Italian fiber broadband new entrant Open Fiber has struck an agreement with utility company Acea to invest 375 million (US$460 million) during the next five years to build a FTTH network in Rome that will reach up to 1.2 million homes.
Open Fiber is stumping up the majority of the capex -- 350 million ($429.8 million) of the total -- during the five-year life of the project, which is set to create at least 1,000 jobs in the Italian capital.
Acea is doing much more than providing just a small portion of the capex, though. In addition to regular communications services, including gigabit broadband connections, the planned network will be used to offer smart city applications, including the remote control of power and water networks. To enable those applications, Acea is making its existing ducts and passive infrastructure available to Open Fiber for fiber optical cable deployment, minimizing construction costs and inconvenience.
In addition, Acea is committing 200 million ($245 million) to smart city and IoT technology research and development with the aim of making its electricity grid "more intelligent" as a result of being able to manage and monitor its street lighting network in real time.
As part of their relationship, Open Fiber and Acea are discussing the formation this year of a new company, to be majority owned by the utility company, for the development and provision of "smart city" value-added services.
Open Fiber CEO Elisabetta Ripa said: "The agreement with Acea, alongside other ongoing projects, will enable the gradual coverage of Rome with an extremely high capacity next-generation communications network, providing a vital contribution to the competitiveness of the town's economy, to the potential attraction of investments and construction of an advanced model of digital services."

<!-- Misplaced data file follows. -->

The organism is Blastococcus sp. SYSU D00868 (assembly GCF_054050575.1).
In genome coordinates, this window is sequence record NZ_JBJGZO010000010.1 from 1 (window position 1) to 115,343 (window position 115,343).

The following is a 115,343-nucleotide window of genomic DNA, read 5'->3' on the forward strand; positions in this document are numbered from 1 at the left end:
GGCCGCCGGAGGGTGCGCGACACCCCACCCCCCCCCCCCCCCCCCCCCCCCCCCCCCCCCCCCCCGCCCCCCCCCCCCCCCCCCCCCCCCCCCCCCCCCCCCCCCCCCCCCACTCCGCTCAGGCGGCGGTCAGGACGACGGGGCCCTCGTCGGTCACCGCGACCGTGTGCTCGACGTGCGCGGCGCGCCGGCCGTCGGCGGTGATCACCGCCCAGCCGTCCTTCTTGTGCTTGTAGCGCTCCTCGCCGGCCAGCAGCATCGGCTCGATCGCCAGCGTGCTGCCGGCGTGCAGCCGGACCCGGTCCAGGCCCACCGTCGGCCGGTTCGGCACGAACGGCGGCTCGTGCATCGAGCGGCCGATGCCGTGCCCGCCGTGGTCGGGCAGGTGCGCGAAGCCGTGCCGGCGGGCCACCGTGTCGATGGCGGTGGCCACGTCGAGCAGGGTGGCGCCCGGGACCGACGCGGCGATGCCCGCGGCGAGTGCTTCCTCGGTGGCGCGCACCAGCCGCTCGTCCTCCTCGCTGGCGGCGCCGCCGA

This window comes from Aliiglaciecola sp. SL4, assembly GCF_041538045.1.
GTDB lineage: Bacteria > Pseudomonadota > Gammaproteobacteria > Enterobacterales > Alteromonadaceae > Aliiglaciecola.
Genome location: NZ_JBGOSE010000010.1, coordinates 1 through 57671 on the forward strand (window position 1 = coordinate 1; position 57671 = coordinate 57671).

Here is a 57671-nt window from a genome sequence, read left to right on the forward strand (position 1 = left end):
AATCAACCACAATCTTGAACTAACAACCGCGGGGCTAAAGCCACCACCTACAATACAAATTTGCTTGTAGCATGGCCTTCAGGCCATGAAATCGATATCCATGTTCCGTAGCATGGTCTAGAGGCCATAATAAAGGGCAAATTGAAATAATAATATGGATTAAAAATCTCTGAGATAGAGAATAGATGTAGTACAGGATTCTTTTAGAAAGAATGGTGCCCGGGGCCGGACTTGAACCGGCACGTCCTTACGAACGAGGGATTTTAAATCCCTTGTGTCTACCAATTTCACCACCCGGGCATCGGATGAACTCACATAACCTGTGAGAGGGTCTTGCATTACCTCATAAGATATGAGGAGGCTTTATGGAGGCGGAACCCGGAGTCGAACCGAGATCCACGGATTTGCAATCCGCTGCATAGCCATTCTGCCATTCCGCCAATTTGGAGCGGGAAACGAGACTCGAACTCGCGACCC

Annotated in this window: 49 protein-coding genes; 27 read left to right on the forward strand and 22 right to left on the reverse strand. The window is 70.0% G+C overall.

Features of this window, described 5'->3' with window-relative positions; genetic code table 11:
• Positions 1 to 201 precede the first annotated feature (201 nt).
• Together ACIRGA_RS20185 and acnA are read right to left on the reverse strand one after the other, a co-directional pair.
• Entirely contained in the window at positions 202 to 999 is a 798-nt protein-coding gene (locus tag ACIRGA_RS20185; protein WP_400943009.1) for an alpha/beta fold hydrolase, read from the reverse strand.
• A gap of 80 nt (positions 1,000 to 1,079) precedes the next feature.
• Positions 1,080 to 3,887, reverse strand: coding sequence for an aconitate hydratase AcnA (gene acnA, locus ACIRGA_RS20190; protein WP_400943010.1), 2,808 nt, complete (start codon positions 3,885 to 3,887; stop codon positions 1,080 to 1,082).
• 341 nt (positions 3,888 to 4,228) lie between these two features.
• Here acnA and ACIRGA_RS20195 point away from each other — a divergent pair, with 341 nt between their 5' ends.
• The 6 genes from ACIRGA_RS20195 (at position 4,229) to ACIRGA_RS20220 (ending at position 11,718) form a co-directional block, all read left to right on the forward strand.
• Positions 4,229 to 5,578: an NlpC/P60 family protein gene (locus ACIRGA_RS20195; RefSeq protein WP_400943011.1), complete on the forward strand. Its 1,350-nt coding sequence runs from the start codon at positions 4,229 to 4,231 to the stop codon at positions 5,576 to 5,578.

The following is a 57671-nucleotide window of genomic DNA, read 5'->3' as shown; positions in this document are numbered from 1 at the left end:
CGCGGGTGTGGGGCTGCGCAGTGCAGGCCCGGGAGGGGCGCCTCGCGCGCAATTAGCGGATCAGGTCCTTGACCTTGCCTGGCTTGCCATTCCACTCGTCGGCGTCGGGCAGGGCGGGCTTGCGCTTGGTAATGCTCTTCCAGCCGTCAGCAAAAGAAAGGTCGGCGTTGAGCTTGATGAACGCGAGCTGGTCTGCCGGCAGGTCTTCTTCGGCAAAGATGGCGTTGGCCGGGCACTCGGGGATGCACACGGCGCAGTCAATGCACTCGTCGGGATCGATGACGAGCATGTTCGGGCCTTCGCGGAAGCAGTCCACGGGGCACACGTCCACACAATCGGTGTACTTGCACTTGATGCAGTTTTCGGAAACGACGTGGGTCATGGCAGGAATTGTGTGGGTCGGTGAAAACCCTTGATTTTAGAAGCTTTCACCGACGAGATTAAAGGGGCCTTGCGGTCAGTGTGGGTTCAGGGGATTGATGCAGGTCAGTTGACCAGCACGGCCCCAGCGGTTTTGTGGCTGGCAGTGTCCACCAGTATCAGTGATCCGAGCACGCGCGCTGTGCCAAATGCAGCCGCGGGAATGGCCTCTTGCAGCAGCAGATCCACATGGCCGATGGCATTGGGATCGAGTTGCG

Open Fiber CEO Elisabetta Ripa and Acea Managing Director Stefano Donnarumma discuss the Rome collaboration.
Open Fiber is a joint venture between another utility company, Enel, and Italian state lender CDP Equity SpA (CDPE), that has already built wholesale FTTH networks in Bari, Bologna, Cagliari, Catania, Genoa, Naples, Milan, Padua, Palermo, Perugia, Turin and Venice, with work underway in Florence. It manages and maintains the networks and makes them available on a wholesale basis to retail service providers, which then sell their services to paying end-user customers. (See Eurobites: Italy's Enel in $2.8B FTTH Plan and Open Fiber Expands With Metroweb Acquisition, Uses Huawei's Monitoring Tech.)
Ray Le Maistre, Editor-in-Chief, Light Reading, for Broadband World News
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